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Pre-K activities, learning games, crafts, and printables


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Cowboys and Indians

Use clothespins to hang children's drawings on the tent. Drape sheets over tables and chairs throughout the daycare also.

In the Educatall Club
Coloring pages, word flashcards, picture game, and activity sheets to complement your theme


Educatall Club
Educatall Club

ALL THEMES See 2017-2018 schedule

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DISCUSSION PERIOD

Educatall team suggests an imaginary game you may enjoy with your group. (Open thematic letter - Cowboys and Indians) Print letter. Prepare a bold envelope. Leave it in an easy to find location within the daycare. Have children find the letter and follow instructions throughout the theme.

 

AREA SETUP

Hang a clothesline in your daycare, approximately 2 meters above the floor. Drape a sheet over it so it looks like a tent. Use clothespins to hang children's drawings on the tent. Drape sheets over tables and chairs throughout the daycare also. They will look like teepees.

 

PICTURE GAME

The pictures may be used as a memory game or to spark a conversation with the group. Use them to decorate the daycare or a specific thematic corner. (Open picture game - Cowboys and Indians) Print, laminate and store in a "Ziploc" bag or in your thematic bins.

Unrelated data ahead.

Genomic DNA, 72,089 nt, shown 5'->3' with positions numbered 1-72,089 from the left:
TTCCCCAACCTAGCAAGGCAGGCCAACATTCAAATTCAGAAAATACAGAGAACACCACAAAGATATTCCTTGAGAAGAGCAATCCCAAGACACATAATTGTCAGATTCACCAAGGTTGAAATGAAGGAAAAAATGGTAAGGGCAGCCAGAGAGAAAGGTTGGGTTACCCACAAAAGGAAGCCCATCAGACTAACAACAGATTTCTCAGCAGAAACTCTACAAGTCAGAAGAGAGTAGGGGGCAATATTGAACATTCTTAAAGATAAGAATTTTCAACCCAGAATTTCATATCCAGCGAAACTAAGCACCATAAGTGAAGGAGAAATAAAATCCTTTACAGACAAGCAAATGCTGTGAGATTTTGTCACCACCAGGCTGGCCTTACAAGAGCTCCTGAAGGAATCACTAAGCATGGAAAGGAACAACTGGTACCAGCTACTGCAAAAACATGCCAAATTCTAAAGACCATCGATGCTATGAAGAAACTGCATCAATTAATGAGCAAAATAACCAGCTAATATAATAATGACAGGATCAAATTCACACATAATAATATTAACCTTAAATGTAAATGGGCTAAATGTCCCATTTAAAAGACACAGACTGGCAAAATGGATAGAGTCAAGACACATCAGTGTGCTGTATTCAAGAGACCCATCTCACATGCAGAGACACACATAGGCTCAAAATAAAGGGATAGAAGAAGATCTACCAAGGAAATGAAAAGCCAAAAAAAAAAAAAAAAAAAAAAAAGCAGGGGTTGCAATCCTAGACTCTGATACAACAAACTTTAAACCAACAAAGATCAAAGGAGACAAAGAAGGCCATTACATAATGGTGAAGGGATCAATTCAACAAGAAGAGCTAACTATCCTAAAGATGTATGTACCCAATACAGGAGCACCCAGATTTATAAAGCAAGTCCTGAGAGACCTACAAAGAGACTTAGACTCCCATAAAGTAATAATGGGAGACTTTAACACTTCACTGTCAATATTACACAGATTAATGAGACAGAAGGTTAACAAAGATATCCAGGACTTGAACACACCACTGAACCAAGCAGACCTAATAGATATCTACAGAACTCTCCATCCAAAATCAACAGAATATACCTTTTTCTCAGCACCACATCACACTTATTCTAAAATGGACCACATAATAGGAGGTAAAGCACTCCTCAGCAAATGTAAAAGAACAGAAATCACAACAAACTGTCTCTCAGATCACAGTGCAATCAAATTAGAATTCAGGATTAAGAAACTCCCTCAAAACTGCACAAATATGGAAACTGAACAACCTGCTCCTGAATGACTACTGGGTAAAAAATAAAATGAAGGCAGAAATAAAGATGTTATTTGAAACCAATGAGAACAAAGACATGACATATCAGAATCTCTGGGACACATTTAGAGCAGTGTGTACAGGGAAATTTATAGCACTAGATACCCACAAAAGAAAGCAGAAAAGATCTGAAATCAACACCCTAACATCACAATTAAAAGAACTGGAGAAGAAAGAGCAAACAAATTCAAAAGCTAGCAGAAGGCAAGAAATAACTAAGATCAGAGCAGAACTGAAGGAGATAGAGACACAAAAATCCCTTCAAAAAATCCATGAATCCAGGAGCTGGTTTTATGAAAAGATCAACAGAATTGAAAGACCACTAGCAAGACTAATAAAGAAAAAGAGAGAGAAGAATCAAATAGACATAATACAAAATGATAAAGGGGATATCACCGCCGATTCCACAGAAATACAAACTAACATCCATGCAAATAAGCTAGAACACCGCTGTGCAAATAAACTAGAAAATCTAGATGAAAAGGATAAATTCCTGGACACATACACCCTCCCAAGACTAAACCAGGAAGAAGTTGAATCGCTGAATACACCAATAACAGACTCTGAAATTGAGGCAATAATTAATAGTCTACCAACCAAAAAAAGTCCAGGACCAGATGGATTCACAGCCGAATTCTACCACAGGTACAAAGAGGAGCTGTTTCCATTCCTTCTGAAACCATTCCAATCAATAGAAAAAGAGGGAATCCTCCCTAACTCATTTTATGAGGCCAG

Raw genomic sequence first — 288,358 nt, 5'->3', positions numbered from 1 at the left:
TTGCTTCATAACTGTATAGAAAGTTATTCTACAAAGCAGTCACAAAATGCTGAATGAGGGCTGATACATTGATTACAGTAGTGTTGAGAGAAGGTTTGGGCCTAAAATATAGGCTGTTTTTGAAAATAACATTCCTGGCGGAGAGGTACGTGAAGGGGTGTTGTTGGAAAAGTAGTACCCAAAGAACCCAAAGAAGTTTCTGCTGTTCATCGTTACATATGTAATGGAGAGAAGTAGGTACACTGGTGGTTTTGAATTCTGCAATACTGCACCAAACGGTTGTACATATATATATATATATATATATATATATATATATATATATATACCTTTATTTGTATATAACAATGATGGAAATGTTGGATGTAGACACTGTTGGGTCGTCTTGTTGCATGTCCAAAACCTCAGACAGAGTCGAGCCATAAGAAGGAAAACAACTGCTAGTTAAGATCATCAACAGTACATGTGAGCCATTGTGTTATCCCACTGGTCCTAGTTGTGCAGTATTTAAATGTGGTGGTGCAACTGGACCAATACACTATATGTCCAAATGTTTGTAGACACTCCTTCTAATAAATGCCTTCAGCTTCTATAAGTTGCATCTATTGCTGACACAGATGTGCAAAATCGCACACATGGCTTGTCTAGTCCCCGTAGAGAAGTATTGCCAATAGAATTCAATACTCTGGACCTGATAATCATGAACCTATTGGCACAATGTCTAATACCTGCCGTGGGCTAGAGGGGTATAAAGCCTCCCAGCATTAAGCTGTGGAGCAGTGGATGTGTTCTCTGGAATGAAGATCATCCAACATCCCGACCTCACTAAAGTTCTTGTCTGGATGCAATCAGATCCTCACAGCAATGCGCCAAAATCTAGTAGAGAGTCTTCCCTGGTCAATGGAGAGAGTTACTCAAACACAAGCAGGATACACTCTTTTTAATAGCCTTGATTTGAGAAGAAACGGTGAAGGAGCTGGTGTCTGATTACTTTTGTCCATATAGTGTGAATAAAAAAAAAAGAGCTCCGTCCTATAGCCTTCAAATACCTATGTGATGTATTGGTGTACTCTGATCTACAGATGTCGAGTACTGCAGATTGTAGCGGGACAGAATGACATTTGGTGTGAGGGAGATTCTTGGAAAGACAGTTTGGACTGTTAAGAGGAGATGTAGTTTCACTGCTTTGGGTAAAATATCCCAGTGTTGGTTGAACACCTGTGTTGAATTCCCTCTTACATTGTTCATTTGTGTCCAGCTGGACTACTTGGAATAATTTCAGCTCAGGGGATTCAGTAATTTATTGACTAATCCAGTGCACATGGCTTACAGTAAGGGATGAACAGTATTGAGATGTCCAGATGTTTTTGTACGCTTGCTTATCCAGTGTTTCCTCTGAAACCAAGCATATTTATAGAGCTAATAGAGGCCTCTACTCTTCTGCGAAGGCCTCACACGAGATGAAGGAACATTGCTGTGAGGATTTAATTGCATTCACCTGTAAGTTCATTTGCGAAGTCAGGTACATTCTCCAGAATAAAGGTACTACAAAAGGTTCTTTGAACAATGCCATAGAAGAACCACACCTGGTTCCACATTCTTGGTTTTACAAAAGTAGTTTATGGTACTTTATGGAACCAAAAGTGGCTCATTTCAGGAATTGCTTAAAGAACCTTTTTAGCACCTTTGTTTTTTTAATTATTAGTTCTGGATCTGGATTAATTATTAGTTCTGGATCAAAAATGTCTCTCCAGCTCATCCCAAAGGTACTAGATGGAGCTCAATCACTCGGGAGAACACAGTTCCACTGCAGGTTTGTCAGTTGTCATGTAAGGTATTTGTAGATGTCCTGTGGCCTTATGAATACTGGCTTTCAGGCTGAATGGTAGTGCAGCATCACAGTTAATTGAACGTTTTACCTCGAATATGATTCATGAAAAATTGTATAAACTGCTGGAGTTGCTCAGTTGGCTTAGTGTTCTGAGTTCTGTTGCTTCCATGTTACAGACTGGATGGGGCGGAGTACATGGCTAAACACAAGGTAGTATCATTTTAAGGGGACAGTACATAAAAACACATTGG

ACTIVITY SHEETS
Activity sheets are provided for each theme. Print and follow instructions. (Open activity sheets - Cowboys and Indians)


VARIOUS WORKSHOPS

Construction and building blocks:

  • Horses and a stable. Cowboys and Indian-1
  • Farm animals and farm buildings.
  • Blocks shaped like logs. Children will use them to build western-style homes.
  • Objects found in nature (coniferous branches, leaves, pinecones...to build a hideout!
  • A hay bale children can play on! Be careful with allergies!

Arts & crafts:

  • A horse drawn on a large piece of cardboard. Children can glue bits of white, brown or black yarn to it for the tail and mane. (Thank you to Gisele K. for this idea)
  • Hang a large sheet of paper on the wall and paint with water guns! A small drop of paint or food coloring is all you need to add color!
  • Make a sleeveless cowboy vest out of a brown paper bag. Help children cut them out and let them decorate as they wish!
  • Yellow, orange, and red construction paper or cardboard may be used to make flames. Wrap cardboard tubes in brown construction paper to represent logs. You will have a magnificent campfire!
  • You can make your own bow and arrow.
  • A simple water bottle can become a flask...just add a rope or masking tape.